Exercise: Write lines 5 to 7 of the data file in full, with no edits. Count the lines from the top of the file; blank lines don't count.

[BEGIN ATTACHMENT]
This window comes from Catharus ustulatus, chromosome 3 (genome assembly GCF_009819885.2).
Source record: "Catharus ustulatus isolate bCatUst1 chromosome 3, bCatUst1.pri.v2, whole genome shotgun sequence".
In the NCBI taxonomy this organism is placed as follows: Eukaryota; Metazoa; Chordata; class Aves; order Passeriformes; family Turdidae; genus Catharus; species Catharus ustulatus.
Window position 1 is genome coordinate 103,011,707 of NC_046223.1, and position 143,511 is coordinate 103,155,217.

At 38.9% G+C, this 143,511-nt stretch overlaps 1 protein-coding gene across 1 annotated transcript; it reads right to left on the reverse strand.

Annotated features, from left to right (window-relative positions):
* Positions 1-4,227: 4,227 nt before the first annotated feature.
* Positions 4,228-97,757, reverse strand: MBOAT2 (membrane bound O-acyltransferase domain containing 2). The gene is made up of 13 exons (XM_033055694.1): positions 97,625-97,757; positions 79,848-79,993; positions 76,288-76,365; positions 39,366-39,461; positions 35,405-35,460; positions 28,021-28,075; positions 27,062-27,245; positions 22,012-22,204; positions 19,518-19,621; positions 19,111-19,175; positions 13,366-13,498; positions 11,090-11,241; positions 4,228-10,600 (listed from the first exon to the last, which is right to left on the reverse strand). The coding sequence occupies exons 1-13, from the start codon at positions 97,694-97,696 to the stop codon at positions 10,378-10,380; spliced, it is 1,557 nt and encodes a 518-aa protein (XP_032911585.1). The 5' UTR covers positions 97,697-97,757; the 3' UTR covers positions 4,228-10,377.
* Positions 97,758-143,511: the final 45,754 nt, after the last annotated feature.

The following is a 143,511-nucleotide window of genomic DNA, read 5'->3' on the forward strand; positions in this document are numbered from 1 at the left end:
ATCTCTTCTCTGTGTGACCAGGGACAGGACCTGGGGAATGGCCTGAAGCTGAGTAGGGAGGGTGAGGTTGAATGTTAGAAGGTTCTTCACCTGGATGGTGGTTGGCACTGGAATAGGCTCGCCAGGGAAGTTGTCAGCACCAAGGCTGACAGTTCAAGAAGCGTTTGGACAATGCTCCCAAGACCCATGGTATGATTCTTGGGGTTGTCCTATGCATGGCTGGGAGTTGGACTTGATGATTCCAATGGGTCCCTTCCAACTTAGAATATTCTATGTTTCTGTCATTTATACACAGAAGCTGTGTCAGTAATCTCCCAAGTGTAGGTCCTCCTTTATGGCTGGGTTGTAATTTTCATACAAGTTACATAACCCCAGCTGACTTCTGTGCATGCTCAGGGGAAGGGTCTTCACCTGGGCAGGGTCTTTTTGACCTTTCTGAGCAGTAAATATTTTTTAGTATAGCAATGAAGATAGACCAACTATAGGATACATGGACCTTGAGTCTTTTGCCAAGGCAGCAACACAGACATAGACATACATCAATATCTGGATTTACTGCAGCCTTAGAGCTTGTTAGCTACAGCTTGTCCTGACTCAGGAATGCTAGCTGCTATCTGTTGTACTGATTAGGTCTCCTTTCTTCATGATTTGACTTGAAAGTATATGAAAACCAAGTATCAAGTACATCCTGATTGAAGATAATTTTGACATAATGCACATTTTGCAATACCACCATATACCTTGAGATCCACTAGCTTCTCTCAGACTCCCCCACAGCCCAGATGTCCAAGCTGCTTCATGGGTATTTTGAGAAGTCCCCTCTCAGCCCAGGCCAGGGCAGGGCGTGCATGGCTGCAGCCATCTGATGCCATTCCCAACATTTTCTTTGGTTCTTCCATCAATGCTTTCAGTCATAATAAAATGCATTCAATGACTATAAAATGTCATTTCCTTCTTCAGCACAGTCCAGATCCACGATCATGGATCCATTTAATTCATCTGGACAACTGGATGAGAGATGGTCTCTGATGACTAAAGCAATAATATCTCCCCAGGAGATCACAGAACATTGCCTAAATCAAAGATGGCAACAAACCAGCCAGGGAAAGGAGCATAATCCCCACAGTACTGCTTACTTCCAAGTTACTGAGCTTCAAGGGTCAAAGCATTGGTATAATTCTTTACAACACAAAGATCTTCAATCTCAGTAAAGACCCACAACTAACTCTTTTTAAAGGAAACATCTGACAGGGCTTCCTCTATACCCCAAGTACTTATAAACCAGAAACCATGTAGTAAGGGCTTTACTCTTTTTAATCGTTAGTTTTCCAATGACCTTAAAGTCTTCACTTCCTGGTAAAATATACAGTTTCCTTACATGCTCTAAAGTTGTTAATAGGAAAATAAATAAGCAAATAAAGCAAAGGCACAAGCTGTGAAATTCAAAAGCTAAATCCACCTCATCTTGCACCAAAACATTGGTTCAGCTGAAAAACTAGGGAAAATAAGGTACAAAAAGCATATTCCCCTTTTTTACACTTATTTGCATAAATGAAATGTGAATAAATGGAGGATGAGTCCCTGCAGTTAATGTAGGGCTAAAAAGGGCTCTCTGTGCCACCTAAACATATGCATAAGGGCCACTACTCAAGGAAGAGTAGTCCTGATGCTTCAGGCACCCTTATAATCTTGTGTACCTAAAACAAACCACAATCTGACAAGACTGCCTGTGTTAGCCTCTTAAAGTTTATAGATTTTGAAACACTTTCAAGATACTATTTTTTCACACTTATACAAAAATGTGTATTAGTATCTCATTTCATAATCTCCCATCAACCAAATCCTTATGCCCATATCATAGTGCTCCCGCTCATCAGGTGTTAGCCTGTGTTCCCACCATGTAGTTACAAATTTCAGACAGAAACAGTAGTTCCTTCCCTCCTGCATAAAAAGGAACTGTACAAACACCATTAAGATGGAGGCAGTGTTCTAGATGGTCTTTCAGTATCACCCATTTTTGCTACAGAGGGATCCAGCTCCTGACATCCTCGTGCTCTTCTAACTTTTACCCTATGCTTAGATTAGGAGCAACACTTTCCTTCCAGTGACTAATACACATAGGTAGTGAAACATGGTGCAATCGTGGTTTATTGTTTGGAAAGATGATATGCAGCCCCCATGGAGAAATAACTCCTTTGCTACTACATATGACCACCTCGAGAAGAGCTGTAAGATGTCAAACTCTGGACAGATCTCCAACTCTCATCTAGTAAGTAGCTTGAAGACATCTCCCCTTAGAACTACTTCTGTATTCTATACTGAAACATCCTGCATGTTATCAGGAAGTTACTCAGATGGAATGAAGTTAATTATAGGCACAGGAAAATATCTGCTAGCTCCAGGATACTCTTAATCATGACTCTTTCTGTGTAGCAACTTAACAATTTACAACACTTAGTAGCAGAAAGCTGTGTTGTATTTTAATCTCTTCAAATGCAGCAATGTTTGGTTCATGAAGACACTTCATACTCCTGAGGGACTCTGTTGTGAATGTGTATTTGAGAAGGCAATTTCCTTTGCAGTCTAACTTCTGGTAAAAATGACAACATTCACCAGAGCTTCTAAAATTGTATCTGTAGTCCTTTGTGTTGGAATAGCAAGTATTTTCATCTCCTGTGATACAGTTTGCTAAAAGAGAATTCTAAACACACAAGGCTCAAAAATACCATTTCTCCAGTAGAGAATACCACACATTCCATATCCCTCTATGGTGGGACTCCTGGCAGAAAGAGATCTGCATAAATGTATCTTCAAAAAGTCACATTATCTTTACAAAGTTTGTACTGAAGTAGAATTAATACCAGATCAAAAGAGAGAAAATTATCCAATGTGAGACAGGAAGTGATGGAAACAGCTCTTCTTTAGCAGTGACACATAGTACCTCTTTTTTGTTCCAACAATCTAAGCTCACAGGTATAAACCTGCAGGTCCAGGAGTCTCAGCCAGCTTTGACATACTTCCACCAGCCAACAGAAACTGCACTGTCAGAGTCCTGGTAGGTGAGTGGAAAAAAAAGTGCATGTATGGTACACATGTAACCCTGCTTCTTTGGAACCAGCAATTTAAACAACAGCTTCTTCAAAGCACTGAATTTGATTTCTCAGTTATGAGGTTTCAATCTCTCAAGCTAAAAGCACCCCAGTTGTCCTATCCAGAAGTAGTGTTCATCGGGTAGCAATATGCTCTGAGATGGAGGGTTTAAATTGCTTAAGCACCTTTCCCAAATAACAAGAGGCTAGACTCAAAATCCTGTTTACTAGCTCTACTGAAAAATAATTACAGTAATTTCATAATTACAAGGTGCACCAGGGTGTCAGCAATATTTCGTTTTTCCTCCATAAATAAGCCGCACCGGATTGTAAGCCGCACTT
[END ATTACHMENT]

At 38.9% G+C, this 143,511-nt stretch overlaps 1 protein-coding gene across 1 annotated transcript; it reads right to left on the reverse strand.

Annotated features, from left to right (window-relative positions):
* Positions 1-4,227: 4,227 nt before the first annotated feature.